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A Jiejie Semiconductor Company employee makes a chip at a factory in Nantong, in eastern China's Jiangsu province, on March 17. Amid a global chip capacity crunch that has led to global shortages, China’s chip makers are now facing power shortages that are exacerbating production issues. Photo: AFP

Small semiconductor firms say China’s power crunch adding to problems from low capacity and trade war with US

  • Small and medium-sized semiconductor companies say they had to freeze production over lack of power, adding to chip industry woes amid low capacity
  • Executives and industry professionals discussed the issue at the 2021 Yangtze River IC Summit in Nanjing on Monday

China’s ongoing power shortage is putting a further dent in semiconductor production at small and medium-sized enterprises (SMEs) this year, executives said at the 2021 Yangtze River IC Summit on Monday, exacerbating a global chip shortage stemming from limited capacity.

Until the power shortage started sweeping across mainland China last month, Suzhou Keyang Semiconductor had been working tirelessly since 2020 to keep up with booming market demand, said Li Yongzhi, general manager of the semiconductor packaging and testing company.

“We had to halt production due to a power shortage at the end of September, and we will have to suspend production again tomorrow,” Li said.

He was one of several executives discussing the issue at the conference in Nanjing, the capital of Jiangsu province, which gathered hundreds of industry professionals from SMEs and some big names such as Qualcomm.

China’s power crisis threatens Apple’s supply chain, electronics sector

“This really poses a great challenge to us,” Li said. He added that semiconductor firms such as Taiwan Semiconductor Manufacturing Co (TSMC), which has a 28-nanometre fabrication plant in Nanjing, should be exempt from power rotation to avoid heavy economic losses.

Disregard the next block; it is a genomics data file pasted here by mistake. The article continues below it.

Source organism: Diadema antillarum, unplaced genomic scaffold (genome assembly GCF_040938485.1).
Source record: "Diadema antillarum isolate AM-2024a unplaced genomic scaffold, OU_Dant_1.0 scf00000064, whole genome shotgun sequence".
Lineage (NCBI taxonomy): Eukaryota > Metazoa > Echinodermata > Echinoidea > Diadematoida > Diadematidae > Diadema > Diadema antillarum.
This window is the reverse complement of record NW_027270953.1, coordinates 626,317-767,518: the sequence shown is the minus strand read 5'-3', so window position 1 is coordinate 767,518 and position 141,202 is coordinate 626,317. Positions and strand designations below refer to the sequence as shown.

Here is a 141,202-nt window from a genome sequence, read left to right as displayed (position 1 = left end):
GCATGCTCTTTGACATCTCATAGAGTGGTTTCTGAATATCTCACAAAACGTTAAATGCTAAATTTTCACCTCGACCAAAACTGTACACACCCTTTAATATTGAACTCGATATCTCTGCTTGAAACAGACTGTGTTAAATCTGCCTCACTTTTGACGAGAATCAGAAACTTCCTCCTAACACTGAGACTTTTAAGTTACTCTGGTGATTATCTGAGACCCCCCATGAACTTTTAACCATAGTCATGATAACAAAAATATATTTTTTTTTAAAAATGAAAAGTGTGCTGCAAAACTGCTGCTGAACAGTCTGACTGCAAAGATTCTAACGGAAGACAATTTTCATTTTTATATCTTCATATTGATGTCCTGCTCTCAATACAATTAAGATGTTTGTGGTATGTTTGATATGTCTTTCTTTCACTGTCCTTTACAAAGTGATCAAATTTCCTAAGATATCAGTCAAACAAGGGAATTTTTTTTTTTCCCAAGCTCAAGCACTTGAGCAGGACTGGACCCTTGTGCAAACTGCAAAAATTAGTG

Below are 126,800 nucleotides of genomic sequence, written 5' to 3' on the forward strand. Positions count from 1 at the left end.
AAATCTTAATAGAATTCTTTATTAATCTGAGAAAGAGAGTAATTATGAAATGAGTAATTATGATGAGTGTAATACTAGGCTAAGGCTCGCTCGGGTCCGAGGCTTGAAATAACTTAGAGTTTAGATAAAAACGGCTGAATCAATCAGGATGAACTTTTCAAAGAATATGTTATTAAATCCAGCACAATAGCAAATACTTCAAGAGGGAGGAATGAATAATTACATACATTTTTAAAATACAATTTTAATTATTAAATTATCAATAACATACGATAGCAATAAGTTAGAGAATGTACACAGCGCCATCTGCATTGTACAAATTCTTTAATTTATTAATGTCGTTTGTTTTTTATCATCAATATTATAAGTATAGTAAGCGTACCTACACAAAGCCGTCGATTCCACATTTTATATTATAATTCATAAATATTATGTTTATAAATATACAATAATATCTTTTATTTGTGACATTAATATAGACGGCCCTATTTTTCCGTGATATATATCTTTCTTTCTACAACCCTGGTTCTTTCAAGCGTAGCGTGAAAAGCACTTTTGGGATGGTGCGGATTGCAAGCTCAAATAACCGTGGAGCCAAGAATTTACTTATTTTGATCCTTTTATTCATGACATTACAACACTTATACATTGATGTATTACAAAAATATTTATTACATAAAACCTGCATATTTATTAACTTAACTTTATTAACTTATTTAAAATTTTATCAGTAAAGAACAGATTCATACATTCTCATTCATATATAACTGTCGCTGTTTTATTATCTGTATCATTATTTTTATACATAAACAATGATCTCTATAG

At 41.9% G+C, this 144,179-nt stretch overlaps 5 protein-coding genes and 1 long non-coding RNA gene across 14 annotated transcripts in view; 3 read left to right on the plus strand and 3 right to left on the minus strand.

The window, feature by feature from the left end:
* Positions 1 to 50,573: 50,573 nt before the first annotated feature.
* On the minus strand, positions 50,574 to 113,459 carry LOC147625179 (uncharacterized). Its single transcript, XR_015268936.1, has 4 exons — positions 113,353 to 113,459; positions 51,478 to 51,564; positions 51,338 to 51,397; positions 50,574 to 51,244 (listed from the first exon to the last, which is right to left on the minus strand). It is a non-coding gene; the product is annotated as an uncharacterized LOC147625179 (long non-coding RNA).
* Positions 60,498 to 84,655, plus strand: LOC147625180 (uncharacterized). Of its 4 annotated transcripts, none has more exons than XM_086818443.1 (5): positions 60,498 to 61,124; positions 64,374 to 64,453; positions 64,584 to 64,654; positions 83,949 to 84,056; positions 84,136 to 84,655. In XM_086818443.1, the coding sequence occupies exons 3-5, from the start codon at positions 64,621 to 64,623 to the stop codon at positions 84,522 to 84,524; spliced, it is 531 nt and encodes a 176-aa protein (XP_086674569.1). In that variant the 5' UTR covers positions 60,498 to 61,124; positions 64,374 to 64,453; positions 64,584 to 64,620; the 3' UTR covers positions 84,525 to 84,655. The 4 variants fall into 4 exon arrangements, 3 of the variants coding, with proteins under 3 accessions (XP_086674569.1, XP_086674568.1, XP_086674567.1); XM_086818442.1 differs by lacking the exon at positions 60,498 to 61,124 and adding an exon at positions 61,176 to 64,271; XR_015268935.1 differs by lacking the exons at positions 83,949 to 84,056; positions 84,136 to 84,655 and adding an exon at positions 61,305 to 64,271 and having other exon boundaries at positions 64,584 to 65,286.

Semiconductor manufacturing companies need stable supplies of electricity, water and gas to maintain constant operation. Power shortages across northeastern China, Jiangsu and Guangdong have now put factory production in limbo, in addition to leaving many residents without power.

This adds to complications in an industry already hard-hit by the Covid-19 pandemic, the US-China trade war, and Beijing’s push for technological self-reliance that has prompted many home-grown semiconductor design firms to try to find domestic substitutes for overseas supplies, Li said.
Other entrepreneurs on the panel noted that they have been scrambling to secure more capacity, which was damaged during the pandemic and led to a global chip shortage that has persisted since the middle of last year.

Wang Rui, founder and CEO at Guangzhou-based chip designer Unicmicro, said it has been challenging trying to get the additional capacity needed to fulfil soaring order numbers. He noted, however, that the company has seen its best performance since it was founded in 2017.


Life with no power: Why some major cities in China are having to ration electricity

Life with no power: Why some major cities in China are having to ration electricity

Xu Dongmei, the moderator of the panel and the secretary general of China Semiconductor Industry Association Packaging and Testing Branch, said that she has been approached by associates asking for help to secure packaging and testing production capacity.

Aided by venture capital’s growing appetite for chip firms, some testing and packaging companies have sought to build their own facilities to avoid capricious price increases, according to industry professionals.

Increasing capacity for these facilities requires less investment and cutting-edge technology compared with foundries, which are incredibly expensive to build and must be secured from anything that could hurt the manufacture of microcircuits, such as dust or vibrations.

Chip shortage to drag on ‘for some time’, Beijing warns

Leading global foundries, including TSMC and Shanghai-based Semiconductor Manufacturing International Corp (SMIC), have been working to expand capacity this year, but that process can take from six months to a year.

There are now also fears that an increase in capacity next year could move the semiconductor industry from shortage to surplus, pushing prices down and continuing a boom-and-bust cycle that the industry has faced for decades. This could intensify competition among China’s packaging and testing companies, hurting profits, said Xie Ruifeng, senior analyst at Shanghai-based semiconductor research company ICWise.

This article appeared in the South China Morning Post print edition as: Power outages exacerbate China’s chip shortage